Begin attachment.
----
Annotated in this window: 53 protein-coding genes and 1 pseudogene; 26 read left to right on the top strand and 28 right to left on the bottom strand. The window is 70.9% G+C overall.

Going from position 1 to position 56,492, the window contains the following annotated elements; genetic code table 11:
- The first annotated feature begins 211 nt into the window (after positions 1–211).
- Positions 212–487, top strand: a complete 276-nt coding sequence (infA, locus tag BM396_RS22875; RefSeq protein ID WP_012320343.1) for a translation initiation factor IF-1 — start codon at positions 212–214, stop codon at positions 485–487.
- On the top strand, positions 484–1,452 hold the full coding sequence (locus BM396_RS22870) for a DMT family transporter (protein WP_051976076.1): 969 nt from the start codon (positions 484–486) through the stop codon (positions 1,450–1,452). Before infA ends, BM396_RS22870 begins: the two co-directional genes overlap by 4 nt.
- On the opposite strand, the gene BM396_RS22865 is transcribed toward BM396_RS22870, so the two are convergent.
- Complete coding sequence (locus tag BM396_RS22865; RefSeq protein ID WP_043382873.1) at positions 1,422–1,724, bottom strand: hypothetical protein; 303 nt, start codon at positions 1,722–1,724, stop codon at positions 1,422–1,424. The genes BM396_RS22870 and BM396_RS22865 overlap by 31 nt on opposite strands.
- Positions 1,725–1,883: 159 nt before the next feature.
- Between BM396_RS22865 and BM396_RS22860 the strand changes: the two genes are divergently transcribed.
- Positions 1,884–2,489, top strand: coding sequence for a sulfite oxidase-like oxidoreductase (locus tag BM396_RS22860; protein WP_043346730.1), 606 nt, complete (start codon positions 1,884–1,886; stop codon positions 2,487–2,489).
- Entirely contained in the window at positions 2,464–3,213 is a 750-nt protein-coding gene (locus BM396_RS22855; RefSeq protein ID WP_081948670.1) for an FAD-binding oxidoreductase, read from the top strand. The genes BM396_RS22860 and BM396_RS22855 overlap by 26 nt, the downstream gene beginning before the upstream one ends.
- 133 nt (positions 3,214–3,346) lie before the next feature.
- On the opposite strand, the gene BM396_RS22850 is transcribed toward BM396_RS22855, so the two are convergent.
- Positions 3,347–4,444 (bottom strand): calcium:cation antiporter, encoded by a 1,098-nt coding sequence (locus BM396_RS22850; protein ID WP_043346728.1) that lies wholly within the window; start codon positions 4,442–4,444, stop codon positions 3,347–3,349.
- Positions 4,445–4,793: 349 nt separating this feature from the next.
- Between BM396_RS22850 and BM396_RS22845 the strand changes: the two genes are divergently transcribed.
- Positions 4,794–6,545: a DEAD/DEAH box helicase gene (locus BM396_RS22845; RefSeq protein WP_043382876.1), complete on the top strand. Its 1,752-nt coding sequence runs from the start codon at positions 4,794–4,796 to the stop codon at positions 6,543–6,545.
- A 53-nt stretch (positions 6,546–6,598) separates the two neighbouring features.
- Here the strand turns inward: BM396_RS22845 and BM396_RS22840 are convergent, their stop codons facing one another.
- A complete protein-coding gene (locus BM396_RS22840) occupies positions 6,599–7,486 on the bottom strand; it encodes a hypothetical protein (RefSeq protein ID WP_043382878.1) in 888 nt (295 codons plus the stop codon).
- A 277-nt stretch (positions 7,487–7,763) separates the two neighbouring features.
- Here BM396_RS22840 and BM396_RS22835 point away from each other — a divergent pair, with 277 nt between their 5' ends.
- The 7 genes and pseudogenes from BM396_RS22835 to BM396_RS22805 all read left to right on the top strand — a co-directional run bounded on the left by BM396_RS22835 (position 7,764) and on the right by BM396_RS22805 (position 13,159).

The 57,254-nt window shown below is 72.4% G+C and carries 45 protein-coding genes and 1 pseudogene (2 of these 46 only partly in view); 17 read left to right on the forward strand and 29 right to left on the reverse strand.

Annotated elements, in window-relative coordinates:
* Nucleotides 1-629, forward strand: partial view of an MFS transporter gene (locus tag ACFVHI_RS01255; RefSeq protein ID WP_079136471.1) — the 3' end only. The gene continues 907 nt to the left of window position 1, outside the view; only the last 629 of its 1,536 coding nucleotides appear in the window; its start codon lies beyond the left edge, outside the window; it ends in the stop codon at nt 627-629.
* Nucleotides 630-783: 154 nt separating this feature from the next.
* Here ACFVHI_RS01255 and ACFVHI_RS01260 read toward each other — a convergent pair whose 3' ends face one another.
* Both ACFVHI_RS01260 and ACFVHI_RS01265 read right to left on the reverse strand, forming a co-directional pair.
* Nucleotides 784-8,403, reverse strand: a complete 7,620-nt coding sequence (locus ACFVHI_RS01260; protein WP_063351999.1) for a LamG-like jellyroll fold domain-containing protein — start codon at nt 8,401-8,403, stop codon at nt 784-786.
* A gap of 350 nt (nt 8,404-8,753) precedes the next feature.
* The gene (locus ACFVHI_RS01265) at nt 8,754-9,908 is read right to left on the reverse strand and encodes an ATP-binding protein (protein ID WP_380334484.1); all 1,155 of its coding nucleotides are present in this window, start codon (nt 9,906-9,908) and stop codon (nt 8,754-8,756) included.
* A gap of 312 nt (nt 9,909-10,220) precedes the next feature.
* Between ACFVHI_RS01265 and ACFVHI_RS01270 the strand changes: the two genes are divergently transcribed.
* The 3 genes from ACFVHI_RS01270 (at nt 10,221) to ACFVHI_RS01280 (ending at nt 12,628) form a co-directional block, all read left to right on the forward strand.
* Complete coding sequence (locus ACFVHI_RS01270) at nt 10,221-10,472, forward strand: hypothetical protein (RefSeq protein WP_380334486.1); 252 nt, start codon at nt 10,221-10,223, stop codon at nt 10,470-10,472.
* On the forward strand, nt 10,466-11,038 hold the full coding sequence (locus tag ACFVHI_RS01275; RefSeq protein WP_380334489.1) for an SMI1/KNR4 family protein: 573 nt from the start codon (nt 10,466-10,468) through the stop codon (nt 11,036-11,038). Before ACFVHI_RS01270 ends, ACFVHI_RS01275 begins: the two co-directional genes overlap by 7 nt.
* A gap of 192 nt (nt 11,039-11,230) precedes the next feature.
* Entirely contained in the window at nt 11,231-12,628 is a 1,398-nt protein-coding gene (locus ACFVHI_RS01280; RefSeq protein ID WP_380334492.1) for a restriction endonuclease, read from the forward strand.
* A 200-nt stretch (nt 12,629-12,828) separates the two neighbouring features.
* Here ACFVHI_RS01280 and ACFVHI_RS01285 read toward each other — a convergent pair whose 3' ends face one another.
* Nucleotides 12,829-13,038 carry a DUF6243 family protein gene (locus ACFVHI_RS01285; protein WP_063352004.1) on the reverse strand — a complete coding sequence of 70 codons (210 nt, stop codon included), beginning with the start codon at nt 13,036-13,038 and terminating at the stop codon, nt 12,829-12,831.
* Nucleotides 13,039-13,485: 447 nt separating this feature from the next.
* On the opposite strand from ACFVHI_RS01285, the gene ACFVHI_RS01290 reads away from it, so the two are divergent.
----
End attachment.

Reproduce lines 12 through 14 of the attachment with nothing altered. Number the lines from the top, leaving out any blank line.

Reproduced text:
- 133 nt (positions 3,214–3,346) lie before the next feature.
- On the opposite strand, the gene BM396_RS22850 is transcribed toward BM396_RS22855, so the two are convergent.
- Positions 3,347–4,444 (bottom strand): calcium:cation antiporter, encoded by a 1,098-nt coding sequence (locus BM396_RS22850; protein ID WP_043346728.1) that lies wholly within the window; start codon positions 4,442–4,444, stop codon positions 3,347–3,349.